Makes an ideal healthy snack for kids and adults when dried like a date.

Sliced jujubes may be added to salads and even turkey stuffing.

Used in teas and tonics.

Stews, Jams and Syrups may be made.

Substitute raisins or dates with jujubes in muffins, scones and breads.

Use in Chinese chicken soup for a touch of sweetness.

Cultural Traditions ~

In West Bengal and Bangladesh jujube vinegar and jujube juice are popular.

Wine may be made and is called hong zao jiu in China.

Preserved jujubes are stored during winter in China and are used in a wide variety of delicacies.

In Korea a tea is made from jujubes.

The Lebanese enjoy the dried fruit has a snack or accompaniment with dessert at a meal.

In the Indian state of Tamil Nadu, fresh ripe fruit is crushed and combined with tamarind, jaggery, red chillies and salt, dried under the sun and used to make the cake Ilanthai Vadai or Regi Vadiyalu.

Cake of Millet and Jujubes, Peking, China, 1915

a cake of millet and jujubes which was a delicacy for the peasants and coolies in China. For 2 0r 3 coppers they got a nice fat slice.

a cake of millet and jujubes which was a delicacy for the peasants and coolies in China. For 2 0r 3 coppers they got a nice fat slice.

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  • Fuchsia Fruit
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  • Ugli Fruit Tree
    Have you heard of Ugli Fruit? Ugli is the trademark name of The Jamaican Tangelo Fruit under which it is sold. The first Ugli Fruit Tree was discovered over 80 years ago and is still delicious today.

Author Info ~

Information on the author, her bio and full body of works available @ Suzie HQ

Credit to homesteadbound ~

All dividers used in this hub are used with permission granted on hub, Creating Dividers to Use on Your Hubs


Jujube Tree Comments

Suzanne Ridgeway (author) from Dublin, Ireland on May 03, 2013:

Hi Peggy,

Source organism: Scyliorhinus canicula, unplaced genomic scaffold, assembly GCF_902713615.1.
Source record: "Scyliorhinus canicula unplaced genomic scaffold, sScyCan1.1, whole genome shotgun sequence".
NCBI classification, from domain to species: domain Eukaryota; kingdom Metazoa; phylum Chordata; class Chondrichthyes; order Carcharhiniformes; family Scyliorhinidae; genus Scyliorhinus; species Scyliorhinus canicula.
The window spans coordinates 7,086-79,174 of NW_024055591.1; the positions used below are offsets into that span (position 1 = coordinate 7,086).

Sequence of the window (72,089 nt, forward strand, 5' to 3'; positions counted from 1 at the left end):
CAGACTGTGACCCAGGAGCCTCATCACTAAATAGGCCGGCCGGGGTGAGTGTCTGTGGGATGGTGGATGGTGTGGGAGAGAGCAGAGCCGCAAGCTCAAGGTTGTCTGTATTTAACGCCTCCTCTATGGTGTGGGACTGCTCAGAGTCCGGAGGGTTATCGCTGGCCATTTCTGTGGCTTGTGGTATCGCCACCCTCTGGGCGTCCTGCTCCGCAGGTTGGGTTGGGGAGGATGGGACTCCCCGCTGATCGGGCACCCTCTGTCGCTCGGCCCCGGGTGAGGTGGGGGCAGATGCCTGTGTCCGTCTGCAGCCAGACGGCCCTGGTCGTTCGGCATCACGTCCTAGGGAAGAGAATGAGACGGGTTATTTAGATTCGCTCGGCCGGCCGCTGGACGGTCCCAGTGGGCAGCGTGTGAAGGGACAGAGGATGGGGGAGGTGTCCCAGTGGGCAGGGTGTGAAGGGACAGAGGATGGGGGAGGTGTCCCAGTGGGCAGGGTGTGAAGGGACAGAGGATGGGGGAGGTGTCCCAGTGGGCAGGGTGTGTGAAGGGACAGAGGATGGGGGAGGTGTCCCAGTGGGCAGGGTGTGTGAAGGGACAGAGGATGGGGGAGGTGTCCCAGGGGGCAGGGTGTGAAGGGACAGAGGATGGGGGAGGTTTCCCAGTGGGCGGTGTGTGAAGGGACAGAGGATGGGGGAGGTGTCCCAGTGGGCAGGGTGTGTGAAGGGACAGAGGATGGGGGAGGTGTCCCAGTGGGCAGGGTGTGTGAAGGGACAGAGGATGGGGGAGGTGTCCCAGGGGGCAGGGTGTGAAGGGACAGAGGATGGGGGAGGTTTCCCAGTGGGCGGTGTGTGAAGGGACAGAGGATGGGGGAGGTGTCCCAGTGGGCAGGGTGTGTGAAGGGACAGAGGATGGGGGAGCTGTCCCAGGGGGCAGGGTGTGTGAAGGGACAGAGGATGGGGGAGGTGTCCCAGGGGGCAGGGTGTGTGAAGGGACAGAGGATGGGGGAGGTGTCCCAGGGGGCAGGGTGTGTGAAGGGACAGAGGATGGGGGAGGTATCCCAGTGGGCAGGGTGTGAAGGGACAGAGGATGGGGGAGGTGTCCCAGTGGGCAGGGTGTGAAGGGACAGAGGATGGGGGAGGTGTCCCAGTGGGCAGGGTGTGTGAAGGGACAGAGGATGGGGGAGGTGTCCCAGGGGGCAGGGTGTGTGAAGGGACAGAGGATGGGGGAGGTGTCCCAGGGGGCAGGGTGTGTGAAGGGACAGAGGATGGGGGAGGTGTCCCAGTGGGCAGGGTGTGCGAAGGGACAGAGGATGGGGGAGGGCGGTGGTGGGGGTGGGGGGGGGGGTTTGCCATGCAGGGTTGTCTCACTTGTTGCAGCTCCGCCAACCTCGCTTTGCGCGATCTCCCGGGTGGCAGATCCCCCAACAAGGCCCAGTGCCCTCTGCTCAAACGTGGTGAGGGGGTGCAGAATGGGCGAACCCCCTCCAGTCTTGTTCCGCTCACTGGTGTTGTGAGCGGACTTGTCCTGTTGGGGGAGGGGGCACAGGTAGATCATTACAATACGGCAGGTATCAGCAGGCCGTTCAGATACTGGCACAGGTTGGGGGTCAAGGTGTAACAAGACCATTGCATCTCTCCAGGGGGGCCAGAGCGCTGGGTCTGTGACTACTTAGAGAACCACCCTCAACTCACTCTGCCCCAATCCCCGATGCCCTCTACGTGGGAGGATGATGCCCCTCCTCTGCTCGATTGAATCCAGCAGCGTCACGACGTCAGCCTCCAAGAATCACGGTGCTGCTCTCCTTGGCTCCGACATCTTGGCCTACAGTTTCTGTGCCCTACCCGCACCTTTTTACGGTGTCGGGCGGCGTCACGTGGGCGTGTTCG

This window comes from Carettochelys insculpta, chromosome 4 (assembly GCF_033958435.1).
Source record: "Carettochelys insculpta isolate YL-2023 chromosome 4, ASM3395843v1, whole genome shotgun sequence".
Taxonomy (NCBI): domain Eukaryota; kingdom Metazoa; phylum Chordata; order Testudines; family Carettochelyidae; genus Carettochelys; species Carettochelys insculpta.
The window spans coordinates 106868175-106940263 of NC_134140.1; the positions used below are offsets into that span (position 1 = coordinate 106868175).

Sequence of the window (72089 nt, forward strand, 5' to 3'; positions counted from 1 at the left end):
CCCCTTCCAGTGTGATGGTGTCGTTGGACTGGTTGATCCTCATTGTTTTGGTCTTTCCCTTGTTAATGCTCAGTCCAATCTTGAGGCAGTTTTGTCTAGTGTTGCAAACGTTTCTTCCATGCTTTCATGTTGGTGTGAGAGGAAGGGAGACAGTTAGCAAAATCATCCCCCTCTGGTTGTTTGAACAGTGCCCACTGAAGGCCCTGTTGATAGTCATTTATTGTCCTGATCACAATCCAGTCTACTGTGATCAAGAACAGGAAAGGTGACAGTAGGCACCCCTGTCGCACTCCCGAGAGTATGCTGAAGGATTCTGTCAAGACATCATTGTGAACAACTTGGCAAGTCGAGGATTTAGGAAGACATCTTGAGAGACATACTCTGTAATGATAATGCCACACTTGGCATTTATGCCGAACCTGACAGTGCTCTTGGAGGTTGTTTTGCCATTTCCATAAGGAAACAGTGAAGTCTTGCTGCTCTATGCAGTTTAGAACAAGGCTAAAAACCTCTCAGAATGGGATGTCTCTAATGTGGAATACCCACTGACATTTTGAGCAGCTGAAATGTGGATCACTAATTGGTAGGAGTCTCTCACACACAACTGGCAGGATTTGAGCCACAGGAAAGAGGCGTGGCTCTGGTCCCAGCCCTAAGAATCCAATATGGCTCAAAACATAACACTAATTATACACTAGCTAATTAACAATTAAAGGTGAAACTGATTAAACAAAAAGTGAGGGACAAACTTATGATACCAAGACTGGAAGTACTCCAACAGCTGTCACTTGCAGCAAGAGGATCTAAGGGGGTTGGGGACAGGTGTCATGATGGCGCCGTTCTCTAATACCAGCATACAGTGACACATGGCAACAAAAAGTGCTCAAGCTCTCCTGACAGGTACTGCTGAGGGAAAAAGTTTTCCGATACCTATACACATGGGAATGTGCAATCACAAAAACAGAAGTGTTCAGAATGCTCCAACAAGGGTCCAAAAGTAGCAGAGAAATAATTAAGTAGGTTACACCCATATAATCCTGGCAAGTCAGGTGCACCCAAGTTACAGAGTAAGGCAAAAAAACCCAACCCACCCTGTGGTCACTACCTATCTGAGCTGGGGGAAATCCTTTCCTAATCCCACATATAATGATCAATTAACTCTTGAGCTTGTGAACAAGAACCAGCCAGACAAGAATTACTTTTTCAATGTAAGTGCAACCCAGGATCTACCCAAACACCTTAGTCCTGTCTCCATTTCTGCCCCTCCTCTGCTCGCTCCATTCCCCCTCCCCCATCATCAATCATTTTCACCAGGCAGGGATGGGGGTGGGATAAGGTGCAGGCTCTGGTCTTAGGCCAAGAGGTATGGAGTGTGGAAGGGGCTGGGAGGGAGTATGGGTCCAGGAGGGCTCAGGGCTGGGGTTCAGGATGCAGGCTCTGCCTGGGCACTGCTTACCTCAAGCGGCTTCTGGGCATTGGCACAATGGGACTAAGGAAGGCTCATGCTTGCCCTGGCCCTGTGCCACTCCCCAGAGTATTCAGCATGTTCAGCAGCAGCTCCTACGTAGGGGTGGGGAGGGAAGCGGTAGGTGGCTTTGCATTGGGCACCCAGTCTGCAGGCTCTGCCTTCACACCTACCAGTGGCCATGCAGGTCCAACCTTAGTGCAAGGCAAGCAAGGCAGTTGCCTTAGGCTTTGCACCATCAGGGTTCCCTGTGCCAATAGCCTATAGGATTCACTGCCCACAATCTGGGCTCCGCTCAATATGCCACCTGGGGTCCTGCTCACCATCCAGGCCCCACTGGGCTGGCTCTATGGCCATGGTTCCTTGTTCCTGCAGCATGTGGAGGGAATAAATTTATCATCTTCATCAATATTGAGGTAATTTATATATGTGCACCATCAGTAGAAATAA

Thanks so much for visiting this hub and for commenting! Delighted to hear you enjoyed learning about this fruit and maybe one day it will cross your path! Appreciate your votes sharing and for pinning so much!!

Peggy Woods from Houston, Texas on May 02, 2013:

I love learning new things and thanks to you Suzie I now know about the Jujube Tree and its fruit. It would be fun to taste it someday. It sounds good from your description as to its taste. Up, useful and interesting votes and will share and pin.

Suzanne Ridgeway (author) from Dublin, Ireland on April 15, 2013:

Hi Janet,

The Jujube is certainly something different and hopefully you will get to try this exotic fruit out. many thanks for commenting and your support!

Janet Giessl from Georgia country on April 15, 2013:

I had fun to learn about this as I have never heard of this fruit before. A wonderful hub as always!

Suzanne Ridgeway (author) from Dublin, Ireland on April 14, 2013:

Hi Carol,

Many thanks, so many amazing trees, fruits and flowers many of us never get to see. Glad you enjoyed reading! Appreciate the thumbs up as always!

carol stanley from Arizona on April 14, 2013:

I have never heard of this but fun to learn about it. Great job as always. Voting up and sharing.

Suzanne Ridgeway (author) from Dublin, Ireland on April 11, 2013:

Hi bravewarrior,

So good of you to drop in. it is funny that I had never heard of the candy as it is not available here and the name jujube is also given to an Italian candy (amazon is truly a maze of information! LOL). The candy first originated in the 19th century but not sure how the name arrived. Many thanks for your interest as always!

Suzanne Ridgeway (author) from Dublin, Ireland on April 11, 2013:

Hi Mary,

How good to see you! I know you must be busy with the AP so many thanks for your continued support! it is amazing how many incredible fruits are around the globe that many of us never hear about or experience so hopefully here is my little piece of bringing some together. So glad you enjoyed I appreciate your comments votes and energy always!!

Shauna L Bowling from Central Florida on April 11, 2013:

This is interesting, Suzi. I've not heard of this fruit. It certainly sounds healthy. I wonder why the candy is named after this fruit?

Mary Craig from New York on April 11, 2013:

While I had heard of the Jujube tree I knew absolutely nothing about it. Your range of topics is astounding Suzie, how lucky we aer to have you here.

Voted up, useful, and interesting.

Suzanne Ridgeway (author) from Dublin, Ireland on April 11, 2013:

Hi Prasetio,

Always good to see you. Delighted you learnt something new and found this so interesting, I am honored. Many thanks for your lovely comments, they meant much to this writer! Cheers for the thumbs up!

Suzanne Ridgeway (author) from Dublin, Ireland on April 11, 2013:

Hi livingsta,

Hopefully you will cross paths with this fruit and as you say you may have already in India. I thank you as always for your continued interest in my work, it means a great deal. Appreciate your votes and share, have a great day!

prasetio30 from malang-indonesia on April 10, 2013:

Very informative hub. I had never heard about Jujube tree. I learn something new here. Suzie, this is amazing, one of your best. The photos are strikingly remarkable. Thank you for another wonderful hub...Voted up and cheers.......


livingsta from United Kingdom on April 10, 2013: